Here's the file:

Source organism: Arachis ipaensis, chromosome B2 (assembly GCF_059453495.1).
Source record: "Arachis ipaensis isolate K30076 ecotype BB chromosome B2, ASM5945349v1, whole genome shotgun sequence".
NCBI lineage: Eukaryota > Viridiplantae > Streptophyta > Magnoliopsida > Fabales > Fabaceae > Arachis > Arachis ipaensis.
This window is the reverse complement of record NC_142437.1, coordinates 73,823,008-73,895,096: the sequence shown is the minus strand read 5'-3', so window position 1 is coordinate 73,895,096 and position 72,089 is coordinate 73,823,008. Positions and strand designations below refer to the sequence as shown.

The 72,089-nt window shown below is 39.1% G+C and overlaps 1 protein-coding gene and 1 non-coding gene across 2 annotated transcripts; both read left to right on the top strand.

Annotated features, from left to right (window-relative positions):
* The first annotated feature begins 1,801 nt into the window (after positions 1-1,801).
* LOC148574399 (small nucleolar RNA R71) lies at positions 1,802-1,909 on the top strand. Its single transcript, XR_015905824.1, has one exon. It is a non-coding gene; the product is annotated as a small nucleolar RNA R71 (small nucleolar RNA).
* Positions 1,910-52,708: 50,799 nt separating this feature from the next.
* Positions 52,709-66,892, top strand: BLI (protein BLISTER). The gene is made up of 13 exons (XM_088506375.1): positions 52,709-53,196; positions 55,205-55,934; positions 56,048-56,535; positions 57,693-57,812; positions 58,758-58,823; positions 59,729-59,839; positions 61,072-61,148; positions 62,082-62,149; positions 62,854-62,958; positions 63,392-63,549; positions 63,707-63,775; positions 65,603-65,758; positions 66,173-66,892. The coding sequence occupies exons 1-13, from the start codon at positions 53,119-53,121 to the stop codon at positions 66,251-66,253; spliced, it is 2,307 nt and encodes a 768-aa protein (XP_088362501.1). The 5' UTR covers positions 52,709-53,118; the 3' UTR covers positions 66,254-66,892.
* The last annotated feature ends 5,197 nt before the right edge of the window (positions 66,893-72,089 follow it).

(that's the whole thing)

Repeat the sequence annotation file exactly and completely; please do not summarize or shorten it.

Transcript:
Source organism: Arachis ipaensis, chromosome B2 (assembly GCF_059453495.1).
Source record: "Arachis ipaensis isolate K30076 ecotype BB chromosome B2, ASM5945349v1, whole genome shotgun sequence".
NCBI lineage: Eukaryota > Viridiplantae > Streptophyta > Magnoliopsida > Fabales > Fabaceae > Arachis > Arachis ipaensis.
This window is the reverse complement of record NC_142437.1, coordinates 73,823,008-73,895,096: the sequence shown is the minus strand read 5'-3', so window position 1 is coordinate 73,895,096 and position 72,089 is coordinate 73,823,008. Positions and strand designations below refer to the sequence as shown.

The 72,089-nt window shown below is 39.1% G+C and overlaps 1 protein-coding gene and 1 non-coding gene across 2 annotated transcripts; both read left to right on the top strand.

Annotated features, from left to right (window-relative positions):
* The first annotated feature begins 1,801 nt into the window (after positions 1-1,801).
* LOC148574399 (small nucleolar RNA R71) lies at positions 1,802-1,909 on the top strand. Its single transcript, XR_015905824.1, has one exon. It is a non-coding gene; the product is annotated as a small nucleolar RNA R71 (small nucleolar RNA).
* Positions 1,910-52,708: 50,799 nt separating this feature from the next.
* Positions 52,709-66,892, top strand: BLI (protein BLISTER). The gene is made up of 13 exons (XM_088506375.1): positions 52,709-53,196; positions 55,205-55,934; positions 56,048-56,535; positions 57,693-57,812; positions 58,758-58,823; positions 59,729-59,839; positions 61,072-61,148; positions 62,082-62,149; positions 62,854-62,958; positions 63,392-63,549; positions 63,707-63,775; positions 65,603-65,758; positions 66,173-66,892. The coding sequence occupies exons 1-13, from the start codon at positions 53,119-53,121 to the stop codon at positions 66,251-66,253; spliced, it is 2,307 nt and encodes a 768-aa protein (XP_088362501.1). The 5' UTR covers positions 52,709-53,118; the 3' UTR covers positions 66,254-66,892.
* The last annotated feature ends 5,197 nt before the right edge of the window (positions 66,893-72,089 follow it).